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Toaster RAID Returns, Better Than Ever

Construction Challenges

Where To Do The Work?

The kitchen is the most appropriate place to do this kind of work. It is winter in California. The garage is cold and damp. The cat does not like it there. It is dusty and not safe for expensive electronic components. The kitchen serves no useful purpose in a geek’s life other than to host a refrigerator and to provide a repository for cat food. There are appliances there that never get used, such as the oven, stove, and dishwasher. The lighting is good and there are plenty of bench surfaces. If the kitchen had a bench-mounted vise, it would be complete and perfect.

There are many challenges associated with the custom build of any computer in a case that has very limited clearances and was not originally built to safely house fragile components. Building out the framework to support the motherboard, drives, and connections consists of fashioning a lot of custom brackets and making sure things fit properly. Repeated handling of the motherboard and drives is not safe.

Handling Fragile And Expensive Components

I built cardboard cutouts of the drives and the motherboard. This allowed building up the internal frames and repeatedly dropping in the mockups to test for fit, without having to worry about dropping things or scraping the underside of a PCB against metal brackets.

  • I thought the idea in fitting a NAS into a toaster is that you plugged the disks through the bread slots!
    Reply
  • NateDawg80126
    "Is that Patrick Swayze!?" -Moses as he looked across the Red Sea.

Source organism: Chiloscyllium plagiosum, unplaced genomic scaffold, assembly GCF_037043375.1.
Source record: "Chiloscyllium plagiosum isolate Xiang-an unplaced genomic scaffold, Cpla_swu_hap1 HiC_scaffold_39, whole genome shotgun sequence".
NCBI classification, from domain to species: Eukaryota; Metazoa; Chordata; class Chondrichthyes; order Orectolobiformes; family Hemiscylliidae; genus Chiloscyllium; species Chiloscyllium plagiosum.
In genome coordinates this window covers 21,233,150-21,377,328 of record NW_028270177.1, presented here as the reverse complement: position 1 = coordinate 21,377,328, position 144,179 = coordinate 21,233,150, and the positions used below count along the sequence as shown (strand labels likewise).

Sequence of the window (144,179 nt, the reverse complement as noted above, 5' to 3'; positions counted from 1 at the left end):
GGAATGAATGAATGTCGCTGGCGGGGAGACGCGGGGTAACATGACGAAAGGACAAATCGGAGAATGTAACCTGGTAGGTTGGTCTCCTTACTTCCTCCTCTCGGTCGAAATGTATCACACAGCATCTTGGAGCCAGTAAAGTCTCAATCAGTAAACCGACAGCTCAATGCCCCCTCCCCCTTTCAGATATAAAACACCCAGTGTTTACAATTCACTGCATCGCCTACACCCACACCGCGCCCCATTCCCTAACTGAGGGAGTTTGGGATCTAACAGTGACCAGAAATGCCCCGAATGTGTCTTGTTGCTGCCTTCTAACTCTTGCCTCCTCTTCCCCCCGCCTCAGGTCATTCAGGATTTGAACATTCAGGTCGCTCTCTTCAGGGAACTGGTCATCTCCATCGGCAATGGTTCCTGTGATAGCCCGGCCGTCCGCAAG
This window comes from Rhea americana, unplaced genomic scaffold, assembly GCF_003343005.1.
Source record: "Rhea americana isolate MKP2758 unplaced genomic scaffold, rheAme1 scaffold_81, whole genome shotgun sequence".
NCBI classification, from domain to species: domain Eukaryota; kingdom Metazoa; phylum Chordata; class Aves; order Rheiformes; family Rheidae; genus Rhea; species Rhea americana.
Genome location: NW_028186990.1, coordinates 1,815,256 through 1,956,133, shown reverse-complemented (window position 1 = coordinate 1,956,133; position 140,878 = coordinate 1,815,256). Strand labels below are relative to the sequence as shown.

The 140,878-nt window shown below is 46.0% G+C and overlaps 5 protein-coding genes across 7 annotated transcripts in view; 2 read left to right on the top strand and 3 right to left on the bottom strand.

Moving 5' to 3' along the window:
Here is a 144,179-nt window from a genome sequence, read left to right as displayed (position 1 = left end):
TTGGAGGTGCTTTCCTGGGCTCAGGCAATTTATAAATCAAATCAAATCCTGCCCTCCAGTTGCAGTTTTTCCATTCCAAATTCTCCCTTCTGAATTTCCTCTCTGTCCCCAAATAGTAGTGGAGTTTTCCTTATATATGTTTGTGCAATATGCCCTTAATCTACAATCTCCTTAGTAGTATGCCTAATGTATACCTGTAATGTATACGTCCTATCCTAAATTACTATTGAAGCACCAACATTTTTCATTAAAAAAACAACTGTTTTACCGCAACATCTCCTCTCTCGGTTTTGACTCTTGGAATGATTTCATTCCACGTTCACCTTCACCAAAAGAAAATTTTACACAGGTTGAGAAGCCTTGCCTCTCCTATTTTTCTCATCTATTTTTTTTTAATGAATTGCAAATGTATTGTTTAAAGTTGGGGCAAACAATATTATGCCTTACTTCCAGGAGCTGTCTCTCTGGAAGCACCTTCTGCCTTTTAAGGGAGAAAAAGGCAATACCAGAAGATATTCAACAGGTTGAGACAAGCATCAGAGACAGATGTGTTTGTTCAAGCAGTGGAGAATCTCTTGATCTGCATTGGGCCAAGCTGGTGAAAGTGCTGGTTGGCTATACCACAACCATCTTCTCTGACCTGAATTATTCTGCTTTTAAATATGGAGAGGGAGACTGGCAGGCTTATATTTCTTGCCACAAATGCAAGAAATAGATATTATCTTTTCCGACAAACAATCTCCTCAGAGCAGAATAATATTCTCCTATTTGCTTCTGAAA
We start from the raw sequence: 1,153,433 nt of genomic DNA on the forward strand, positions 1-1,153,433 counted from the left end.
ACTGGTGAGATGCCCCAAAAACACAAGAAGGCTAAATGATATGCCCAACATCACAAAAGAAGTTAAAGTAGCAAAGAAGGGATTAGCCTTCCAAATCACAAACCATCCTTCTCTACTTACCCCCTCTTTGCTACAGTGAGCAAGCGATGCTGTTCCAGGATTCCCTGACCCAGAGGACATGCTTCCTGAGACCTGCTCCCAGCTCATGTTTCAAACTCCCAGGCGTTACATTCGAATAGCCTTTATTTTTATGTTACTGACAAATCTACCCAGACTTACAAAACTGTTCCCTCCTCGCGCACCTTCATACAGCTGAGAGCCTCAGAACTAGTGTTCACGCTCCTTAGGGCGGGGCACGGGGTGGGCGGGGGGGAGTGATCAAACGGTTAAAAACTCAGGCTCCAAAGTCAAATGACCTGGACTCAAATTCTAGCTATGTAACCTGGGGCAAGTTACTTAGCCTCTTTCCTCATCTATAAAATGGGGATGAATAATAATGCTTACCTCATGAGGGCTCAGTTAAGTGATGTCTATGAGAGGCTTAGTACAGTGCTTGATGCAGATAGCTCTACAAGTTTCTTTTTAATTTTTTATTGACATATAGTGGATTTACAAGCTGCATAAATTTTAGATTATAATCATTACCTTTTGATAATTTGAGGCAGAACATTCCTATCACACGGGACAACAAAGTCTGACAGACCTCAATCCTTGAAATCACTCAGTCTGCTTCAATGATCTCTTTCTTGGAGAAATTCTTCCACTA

Reply
  • boostercorp
    ytoledano3I thought the idea in fitting a NAS into a toaster is that you plugged the disks through the bread slots!yeah it would ve been nice if you could just shove in two hot plug & play drives in there.
    Reply
  • gives a whole new meaning to "hot swappable" ;)
    Reply
  • Astara
    boostercorpyeah it would ve been nice if you could just shove in two hot plug & play drives in there.Imagine a backup-product like the various 'one-touch' backup offerings -- but in this case, you just push a drive into the toaster slot -- it begins the backup process, when done, it can eject** the drive. That sounds very sweet.

    **-raise drive, not physically throw it out of the toaster! :-)
    Reply
  • Shadow703793
    Using the small 2.5" drives, there is easily room for eight to 12 drives.
    Then why not use some of the 640/750GB or 1.5/2TB drives?

    Any ways cool mod.
    Reply
  • ph3412b07
    ghetto-fab :D
    Reply
  • Here's a better one:
    http://www.embeddedarm.com/software/arm-netbsd-toaster.php
    Reply
  • arkadi
    Grate job, looks perfect mate.
    Reply
  • bustapr
    wouldve been cooler to put in a dvd drive in the bread slots.
    Reply